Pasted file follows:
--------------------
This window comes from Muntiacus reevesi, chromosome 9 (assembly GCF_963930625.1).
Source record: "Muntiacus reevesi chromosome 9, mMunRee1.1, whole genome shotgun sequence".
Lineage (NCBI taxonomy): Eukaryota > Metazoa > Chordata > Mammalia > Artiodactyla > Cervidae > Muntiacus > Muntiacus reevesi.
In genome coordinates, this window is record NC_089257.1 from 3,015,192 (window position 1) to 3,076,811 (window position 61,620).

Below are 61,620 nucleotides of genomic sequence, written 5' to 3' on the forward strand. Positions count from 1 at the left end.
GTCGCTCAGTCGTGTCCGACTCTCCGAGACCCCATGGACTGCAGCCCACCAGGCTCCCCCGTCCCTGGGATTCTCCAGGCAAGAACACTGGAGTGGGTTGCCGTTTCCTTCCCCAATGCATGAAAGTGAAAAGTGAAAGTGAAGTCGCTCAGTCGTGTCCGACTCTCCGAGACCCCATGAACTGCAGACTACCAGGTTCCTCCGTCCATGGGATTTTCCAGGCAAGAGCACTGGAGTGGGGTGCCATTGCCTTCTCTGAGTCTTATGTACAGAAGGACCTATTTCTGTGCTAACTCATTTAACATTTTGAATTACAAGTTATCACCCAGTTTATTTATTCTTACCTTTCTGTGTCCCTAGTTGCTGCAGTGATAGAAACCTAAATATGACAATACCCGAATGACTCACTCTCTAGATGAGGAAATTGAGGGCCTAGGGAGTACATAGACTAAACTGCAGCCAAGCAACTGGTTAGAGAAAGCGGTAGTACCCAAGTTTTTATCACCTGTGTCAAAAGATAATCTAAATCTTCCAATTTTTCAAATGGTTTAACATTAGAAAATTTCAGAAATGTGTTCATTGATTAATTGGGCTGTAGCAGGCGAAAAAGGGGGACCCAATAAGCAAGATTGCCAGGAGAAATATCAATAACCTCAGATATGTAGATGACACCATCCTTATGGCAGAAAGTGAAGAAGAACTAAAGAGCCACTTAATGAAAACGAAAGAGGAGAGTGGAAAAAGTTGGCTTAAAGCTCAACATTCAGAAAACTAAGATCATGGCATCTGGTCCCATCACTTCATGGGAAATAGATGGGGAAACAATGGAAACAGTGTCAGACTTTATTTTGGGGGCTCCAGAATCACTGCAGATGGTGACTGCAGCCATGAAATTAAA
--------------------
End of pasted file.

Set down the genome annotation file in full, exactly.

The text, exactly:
This window comes from Muntiacus reevesi, chromosome 9 (assembly GCF_963930625.1).
Source record: "Muntiacus reevesi chromosome 9, mMunRee1.1, whole genome shotgun sequence".
Lineage (NCBI taxonomy): Eukaryota > Metazoa > Chordata > Mammalia > Artiodactyla > Cervidae > Muntiacus > Muntiacus reevesi.
In genome coordinates, this window is record NC_089257.1 from 3,015,192 (window position 1) to 3,076,811 (window position 61,620).

Below are 61,620 nucleotides of genomic sequence, written 5' to 3' on the forward strand. Positions count from 1 at the left end.
GTCGCTCAGTCGTGTCCGACTCTCCGAGACCCCATGGACTGCAGCCCACCAGGCTCCCCCGTCCCTGGGATTCTCCAGGCAAGAACACTGGAGTGGGTTGCCGTTTCCTTCCCCAATGCATGAAAGTGAAAAGTGAAAGTGAAGTCGCTCAGTCGTGTCCGACTCTCCGAGACCCCATGAACTGCAGACTACCAGGTTCCTCCGTCCATGGGATTTTCCAGGCAAGAGCACTGGAGTGGGGTGCCATTGCCTTCTCTGAGTCTTATGTACAGAAGGACCTATTTCTGTGCTAACTCATTTAACATTTTGAATTACAAGTTATCACCCAGTTTATTTATTCTTACCTTTCTGTGTCCCTAGTTGCTGCAGTGATAGAAACCTAAATATGACAATACCCGAATGACTCACTCTCTAGATGAGGAAATTGAGGGCCTAGGGAGTACATAGACTAAACTGCAGCCAAGCAACTGGTTAGAGAAAGCGGTAGTACCCAAGTTTTTATCACCTGTGTCAAAAGATAATCTAAATCTTCCAATTTTTCAAATGGTTTAACATTAGAAAATTTCAGAAATGTGTTCATTGATTAATTGGGCTGTAGCAGGCGAAAAAGGGGGACCCAATAAGCAAGATTGCCAGGAGAAATATCAATAACCTCAGATATGTAGATGACACCATCCTTATGGCAGAAAGTGAAGAAGAACTAAAGAGCCACTTAATGAAAACGAAAGAGGAGAGTGGAAAAAGTTGGCTTAAAGCTCAACATTCAGAAAACTAAGATCATGGCATCTGGTCCCATCACTTCATGGGAAATAGATGGGGAAACAATGGAAACAGTGTCAGACTTTATTTTGGGGGCTCCAGAATCACTGCAGATGGTGACTGCAGCCATGAAATTAAA